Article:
Pokemon can battle in more then one way.
In 2017, Pokemon Company International had filed against Redbubble for copyright infringement in Australia. Pokemon claimed that Redbubble had infringed upon Pokémon’s copyright by profiting off of Pokemon’s various characters.
The case was sorted though the Federal Court of Australia. It was decided that Pokemon would be awarded A$1 in damages. It was judged that Redbubble had removed the Pokemon related content in a timely manner and there was little evidence that it had greatly profited from its actions. Based on the court’s decision, Pokemon has decided that they will appeal this decision.
The internet is a gray area when it comes to copyrights. Especially when it is difficult to enforce copyright laws over certain boarders. If this case was done in the US or EU then a notice would be sent to Redbubble and other similar sites. If Redbubble remove the copyrighted material quickly then they would be immune from legal action.
This type of law is called safe-harbour protections. It just so happen that Australian law doesn’t provide this type of protection for companies like Redbubble. That is why Pokemon decided to take legal actions through the Federal Court of Australia.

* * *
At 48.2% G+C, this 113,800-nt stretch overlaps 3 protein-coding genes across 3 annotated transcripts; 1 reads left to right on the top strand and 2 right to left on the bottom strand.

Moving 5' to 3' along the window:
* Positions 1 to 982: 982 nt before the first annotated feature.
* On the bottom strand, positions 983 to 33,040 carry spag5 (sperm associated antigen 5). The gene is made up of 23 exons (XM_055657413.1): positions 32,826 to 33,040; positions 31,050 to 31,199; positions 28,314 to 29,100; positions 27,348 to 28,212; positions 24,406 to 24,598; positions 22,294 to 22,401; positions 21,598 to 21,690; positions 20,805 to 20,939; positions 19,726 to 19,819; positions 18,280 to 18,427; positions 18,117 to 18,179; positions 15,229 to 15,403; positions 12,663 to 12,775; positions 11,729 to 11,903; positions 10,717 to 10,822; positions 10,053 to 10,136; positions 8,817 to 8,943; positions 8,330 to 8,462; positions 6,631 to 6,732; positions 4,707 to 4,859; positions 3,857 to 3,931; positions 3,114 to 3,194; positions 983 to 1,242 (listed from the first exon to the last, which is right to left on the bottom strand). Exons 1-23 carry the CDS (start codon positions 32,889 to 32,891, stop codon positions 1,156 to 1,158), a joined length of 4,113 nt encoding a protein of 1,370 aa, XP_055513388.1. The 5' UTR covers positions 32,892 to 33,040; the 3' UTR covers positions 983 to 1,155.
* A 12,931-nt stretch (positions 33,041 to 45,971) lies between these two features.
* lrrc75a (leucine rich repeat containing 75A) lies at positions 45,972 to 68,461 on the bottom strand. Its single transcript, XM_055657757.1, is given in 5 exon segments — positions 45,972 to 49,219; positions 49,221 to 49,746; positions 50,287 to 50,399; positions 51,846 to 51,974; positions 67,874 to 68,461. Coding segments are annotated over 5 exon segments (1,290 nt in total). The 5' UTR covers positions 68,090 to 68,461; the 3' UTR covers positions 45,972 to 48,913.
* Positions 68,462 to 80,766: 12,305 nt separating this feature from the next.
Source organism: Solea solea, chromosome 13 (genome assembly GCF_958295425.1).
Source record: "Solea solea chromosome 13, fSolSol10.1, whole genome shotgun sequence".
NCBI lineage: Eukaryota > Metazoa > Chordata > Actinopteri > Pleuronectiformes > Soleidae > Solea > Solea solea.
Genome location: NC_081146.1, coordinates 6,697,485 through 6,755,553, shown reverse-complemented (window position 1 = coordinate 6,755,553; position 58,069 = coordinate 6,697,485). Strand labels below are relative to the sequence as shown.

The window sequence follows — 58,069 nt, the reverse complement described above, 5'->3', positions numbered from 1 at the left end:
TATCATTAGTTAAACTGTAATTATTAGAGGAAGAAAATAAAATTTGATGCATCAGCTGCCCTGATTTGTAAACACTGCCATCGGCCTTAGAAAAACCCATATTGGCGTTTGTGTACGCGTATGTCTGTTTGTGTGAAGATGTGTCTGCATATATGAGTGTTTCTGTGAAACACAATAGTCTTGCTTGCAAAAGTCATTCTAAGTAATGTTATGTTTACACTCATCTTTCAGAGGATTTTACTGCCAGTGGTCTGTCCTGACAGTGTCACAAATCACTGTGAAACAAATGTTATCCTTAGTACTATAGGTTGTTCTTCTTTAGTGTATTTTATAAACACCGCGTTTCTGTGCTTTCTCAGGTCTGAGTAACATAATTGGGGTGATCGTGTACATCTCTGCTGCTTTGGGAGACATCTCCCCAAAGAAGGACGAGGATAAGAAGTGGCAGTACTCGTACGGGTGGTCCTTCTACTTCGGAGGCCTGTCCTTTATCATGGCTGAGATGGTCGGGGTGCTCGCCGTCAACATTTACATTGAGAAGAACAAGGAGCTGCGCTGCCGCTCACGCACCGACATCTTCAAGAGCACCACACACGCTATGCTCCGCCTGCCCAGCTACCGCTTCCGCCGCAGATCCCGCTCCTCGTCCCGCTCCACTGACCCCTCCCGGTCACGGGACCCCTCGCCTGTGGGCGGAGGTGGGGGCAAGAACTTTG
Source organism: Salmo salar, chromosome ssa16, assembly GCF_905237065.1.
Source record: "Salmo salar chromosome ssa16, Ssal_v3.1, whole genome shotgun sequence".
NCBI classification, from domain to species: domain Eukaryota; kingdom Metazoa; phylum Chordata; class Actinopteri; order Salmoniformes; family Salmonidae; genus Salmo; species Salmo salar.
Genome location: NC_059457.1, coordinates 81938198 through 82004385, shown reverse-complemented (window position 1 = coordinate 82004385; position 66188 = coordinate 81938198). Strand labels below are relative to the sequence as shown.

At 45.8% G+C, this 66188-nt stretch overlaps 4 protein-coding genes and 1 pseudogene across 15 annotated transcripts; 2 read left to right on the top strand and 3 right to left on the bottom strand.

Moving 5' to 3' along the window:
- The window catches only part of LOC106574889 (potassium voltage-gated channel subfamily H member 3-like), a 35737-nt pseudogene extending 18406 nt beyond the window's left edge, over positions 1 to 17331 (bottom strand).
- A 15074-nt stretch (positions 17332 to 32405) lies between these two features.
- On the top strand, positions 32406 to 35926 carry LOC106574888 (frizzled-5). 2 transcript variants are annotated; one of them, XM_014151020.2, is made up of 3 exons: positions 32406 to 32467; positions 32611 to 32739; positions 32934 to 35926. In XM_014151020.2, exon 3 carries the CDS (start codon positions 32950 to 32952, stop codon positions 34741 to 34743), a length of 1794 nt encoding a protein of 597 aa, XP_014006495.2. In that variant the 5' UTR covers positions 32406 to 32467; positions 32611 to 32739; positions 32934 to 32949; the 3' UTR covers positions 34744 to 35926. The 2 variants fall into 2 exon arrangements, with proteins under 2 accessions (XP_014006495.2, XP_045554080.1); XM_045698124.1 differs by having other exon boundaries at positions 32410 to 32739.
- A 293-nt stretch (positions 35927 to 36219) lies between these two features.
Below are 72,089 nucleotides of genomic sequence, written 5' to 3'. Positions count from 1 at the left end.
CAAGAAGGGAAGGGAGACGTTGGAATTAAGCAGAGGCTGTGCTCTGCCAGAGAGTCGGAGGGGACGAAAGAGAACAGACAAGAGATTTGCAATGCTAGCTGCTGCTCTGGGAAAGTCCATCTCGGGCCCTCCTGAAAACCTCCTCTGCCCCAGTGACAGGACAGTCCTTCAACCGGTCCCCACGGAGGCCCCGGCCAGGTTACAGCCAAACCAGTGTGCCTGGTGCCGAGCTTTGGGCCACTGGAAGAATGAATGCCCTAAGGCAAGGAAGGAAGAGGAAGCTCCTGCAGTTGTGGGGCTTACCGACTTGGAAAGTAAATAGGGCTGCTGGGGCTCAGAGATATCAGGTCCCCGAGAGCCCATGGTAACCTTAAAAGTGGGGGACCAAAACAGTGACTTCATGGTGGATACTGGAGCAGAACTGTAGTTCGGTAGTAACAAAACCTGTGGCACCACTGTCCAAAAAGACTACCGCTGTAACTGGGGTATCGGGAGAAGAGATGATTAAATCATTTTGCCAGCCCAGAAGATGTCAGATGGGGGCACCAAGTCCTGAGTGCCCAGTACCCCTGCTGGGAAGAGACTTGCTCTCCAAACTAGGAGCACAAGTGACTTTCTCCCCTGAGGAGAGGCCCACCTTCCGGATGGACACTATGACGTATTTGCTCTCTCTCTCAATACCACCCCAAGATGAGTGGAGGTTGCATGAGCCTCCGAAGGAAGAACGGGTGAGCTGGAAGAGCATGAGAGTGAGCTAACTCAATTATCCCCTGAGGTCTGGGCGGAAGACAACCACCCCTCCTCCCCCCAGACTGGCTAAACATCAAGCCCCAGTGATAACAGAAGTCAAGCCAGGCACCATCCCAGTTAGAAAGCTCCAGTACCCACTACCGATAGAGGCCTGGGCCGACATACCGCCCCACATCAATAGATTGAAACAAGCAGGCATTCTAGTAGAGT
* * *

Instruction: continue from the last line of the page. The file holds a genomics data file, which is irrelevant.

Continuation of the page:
Below are some quotes from Redbubble’s in-house counsel.
“Such is the volume of content uploaded to our platform, it’s technically impossible and impracticable to determine if some content is infringing [copyright] or not.”
“Even if something looks like it might be infringing [copyright], unless the platform is put on notice that the relevant copyright holder considers that we are infringing [its rights], we’re not going to know what their approach to enforcement is likely to be.
“Some rights holders don’t enforce rights as much as others and, of course, some of those who upload content may have a licence to do so.”
It sounds like Pokemon is one of the few who are enforcing their copyright. If more comes from this then we will update.
Source: In The Black